PRLog - Dec. 3, 2012 - THORNTON, Colo. -- How did a very small business started by two moms in their basements deal with the slew of technical regulations required? It helps when one is a chemical engineer and the other is a geochemist.
One never knows where life will lead and when past experiences will become important – the owners of Clouds and Stars have learned both of these lessons - navigating the winding path of entrepreneurship as they push toward even bigger success with their QuickZip Sheets. Joan Henehan, a chemical engineer, and Elizabeth Sopher, a geochemist, met working in the environmental industry, and then took sharp career turns when they launched Clouds and Stars with the QuickZip® – an innovative crib sheet they designed for safety and convenience. The QuickZip® has been heralded as a “must have” by the media and their evangelical customers and has led to product line expansions now including the QuickZip® for juvenile and adult sizes, sheets for portable play yards, as well as mattress pads.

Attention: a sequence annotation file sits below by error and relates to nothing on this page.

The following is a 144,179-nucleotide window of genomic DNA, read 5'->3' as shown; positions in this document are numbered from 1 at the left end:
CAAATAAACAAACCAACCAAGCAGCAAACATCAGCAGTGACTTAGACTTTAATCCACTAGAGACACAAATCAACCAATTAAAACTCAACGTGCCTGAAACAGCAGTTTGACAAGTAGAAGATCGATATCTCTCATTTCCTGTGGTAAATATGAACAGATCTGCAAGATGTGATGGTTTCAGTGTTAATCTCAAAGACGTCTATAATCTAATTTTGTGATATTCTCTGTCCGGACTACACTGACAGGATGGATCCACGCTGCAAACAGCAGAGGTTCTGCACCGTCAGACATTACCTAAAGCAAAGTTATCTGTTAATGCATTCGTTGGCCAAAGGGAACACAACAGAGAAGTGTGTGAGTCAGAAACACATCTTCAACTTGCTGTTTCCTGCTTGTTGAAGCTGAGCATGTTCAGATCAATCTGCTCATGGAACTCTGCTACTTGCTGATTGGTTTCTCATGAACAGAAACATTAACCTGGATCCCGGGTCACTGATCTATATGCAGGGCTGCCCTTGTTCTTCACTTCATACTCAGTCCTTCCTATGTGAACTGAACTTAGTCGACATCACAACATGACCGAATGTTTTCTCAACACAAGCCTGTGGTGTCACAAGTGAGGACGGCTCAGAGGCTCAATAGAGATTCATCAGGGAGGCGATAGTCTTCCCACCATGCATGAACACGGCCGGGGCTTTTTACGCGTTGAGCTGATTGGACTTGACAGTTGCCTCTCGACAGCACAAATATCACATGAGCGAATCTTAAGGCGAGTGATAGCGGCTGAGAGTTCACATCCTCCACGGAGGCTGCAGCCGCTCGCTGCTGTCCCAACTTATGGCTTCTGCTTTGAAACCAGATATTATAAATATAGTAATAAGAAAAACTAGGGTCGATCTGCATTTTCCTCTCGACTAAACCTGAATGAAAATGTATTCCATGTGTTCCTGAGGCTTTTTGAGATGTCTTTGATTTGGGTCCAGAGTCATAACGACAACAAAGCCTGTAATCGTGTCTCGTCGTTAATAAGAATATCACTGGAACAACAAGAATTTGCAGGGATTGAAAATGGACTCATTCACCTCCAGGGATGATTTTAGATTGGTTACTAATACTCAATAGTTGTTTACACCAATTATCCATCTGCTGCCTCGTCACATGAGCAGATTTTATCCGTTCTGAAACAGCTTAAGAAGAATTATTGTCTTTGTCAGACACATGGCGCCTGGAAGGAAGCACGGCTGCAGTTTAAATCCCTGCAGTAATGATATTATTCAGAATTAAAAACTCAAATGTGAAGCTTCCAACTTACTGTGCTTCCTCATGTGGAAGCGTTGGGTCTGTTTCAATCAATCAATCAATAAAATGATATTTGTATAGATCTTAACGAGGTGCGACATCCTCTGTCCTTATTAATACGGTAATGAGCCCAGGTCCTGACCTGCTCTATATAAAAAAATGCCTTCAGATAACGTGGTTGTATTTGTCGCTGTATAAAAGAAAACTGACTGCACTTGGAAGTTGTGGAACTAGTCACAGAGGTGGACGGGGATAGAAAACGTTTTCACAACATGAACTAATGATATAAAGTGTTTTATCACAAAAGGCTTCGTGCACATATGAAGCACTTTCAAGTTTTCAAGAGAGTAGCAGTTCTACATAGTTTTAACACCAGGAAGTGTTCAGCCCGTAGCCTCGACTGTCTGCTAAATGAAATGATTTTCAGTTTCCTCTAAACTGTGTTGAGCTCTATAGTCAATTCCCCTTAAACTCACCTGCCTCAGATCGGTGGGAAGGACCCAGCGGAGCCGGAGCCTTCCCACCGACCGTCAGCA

One thing neither Elizabeth nor Joan imagined was the extensive range of skills that has been required to achieve this level of success. They have handled every aspect of the business, from design, manufacturing, financing, marketing, sales, QC and regulatory compliance, and this last task, regulatory compliance, may be the only skill that they could call on from their previous careers. They never expected to be reviewing chemical data from laboratories, reading the Federal Register and thinking through compliance programs when they sewed the first QuickZip® Sheet. They, like every business, have to understand and evaluate the full range of potential regulations that may apply to their product, no matter how unrelated a regulation may seem at first, and determine how to comply. Through their experience with chemical terminology, like phthalates, Joan and Elizabeth were not put off when the Consumer Product Safety Improvement Act (CPSIA) regulations came out. They read the regulations, kept up on the commentary in the press, thought through how they may be impacted, evaluated vendors and third party laboratories, estimated costs, and added the appropriate requirements to their purchase orders. As with other challenges in building their business, handling the seemingly overwhelming compliance requirements is like a staircase that can be surmounted by putting one foot in front of the other, they amassed the necessary information and resources and took each step, one at a time.